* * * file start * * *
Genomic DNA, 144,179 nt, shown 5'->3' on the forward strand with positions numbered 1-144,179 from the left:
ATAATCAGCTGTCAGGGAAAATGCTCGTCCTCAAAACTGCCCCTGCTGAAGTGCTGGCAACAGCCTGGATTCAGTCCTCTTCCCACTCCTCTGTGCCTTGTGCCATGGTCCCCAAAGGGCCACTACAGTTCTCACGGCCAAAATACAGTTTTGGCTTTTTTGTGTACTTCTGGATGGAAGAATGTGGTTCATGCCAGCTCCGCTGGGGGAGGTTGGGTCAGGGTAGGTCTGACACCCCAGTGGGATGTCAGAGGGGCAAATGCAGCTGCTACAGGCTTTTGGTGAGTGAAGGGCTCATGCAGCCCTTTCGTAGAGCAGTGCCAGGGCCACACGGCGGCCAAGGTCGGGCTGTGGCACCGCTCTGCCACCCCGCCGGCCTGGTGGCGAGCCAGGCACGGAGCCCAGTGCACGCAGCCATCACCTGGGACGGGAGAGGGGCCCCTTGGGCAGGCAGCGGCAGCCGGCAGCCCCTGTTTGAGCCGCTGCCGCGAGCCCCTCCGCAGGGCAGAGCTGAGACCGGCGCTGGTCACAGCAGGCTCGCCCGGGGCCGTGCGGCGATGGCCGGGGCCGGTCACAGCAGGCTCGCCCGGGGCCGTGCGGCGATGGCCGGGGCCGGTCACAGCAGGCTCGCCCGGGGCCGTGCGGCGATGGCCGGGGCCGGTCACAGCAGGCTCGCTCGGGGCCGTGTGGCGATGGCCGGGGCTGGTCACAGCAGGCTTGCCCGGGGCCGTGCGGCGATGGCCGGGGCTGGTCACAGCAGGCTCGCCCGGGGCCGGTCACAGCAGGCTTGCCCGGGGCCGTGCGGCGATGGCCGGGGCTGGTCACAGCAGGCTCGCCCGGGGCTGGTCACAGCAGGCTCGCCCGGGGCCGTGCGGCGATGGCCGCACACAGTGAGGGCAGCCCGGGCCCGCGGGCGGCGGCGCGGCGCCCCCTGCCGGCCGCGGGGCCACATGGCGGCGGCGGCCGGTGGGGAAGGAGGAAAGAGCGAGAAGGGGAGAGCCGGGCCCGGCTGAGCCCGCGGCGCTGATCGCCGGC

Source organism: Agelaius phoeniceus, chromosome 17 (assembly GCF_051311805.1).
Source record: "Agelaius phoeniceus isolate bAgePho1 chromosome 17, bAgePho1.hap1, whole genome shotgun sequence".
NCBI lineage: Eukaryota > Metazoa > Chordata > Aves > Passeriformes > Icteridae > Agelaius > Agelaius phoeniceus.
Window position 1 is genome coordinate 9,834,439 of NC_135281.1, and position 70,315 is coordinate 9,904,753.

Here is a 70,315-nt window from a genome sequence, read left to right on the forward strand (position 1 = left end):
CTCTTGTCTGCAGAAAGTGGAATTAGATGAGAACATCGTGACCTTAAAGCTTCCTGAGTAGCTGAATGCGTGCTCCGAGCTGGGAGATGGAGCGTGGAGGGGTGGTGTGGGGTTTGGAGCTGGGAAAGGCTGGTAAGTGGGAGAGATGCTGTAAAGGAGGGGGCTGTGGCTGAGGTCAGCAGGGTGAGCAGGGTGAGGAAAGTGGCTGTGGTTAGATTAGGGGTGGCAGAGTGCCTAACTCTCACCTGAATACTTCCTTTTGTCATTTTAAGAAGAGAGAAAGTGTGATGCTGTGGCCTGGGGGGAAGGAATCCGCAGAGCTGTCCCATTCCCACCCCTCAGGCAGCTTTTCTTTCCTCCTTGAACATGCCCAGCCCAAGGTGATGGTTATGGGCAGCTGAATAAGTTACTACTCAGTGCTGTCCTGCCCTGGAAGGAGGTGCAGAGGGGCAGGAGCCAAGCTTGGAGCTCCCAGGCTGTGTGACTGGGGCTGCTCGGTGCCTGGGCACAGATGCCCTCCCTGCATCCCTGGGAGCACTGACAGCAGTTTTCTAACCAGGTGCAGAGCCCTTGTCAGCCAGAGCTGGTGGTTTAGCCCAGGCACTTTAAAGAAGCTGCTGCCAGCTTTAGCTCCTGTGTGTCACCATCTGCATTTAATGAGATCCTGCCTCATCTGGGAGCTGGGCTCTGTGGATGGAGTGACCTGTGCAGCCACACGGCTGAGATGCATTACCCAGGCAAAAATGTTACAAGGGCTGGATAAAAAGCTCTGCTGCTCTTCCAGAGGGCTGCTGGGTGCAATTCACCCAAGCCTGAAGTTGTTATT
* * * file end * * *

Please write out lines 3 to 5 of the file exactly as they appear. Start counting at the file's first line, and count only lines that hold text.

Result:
Source organism: Agelaius phoeniceus, chromosome 17 (assembly GCF_051311805.1).
Source record: "Agelaius phoeniceus isolate bAgePho1 chromosome 17, bAgePho1.hap1, whole genome shotgun sequence".
NCBI lineage: Eukaryota > Metazoa > Chordata > Aves > Passeriformes > Icteridae > Agelaius > Agelaius phoeniceus.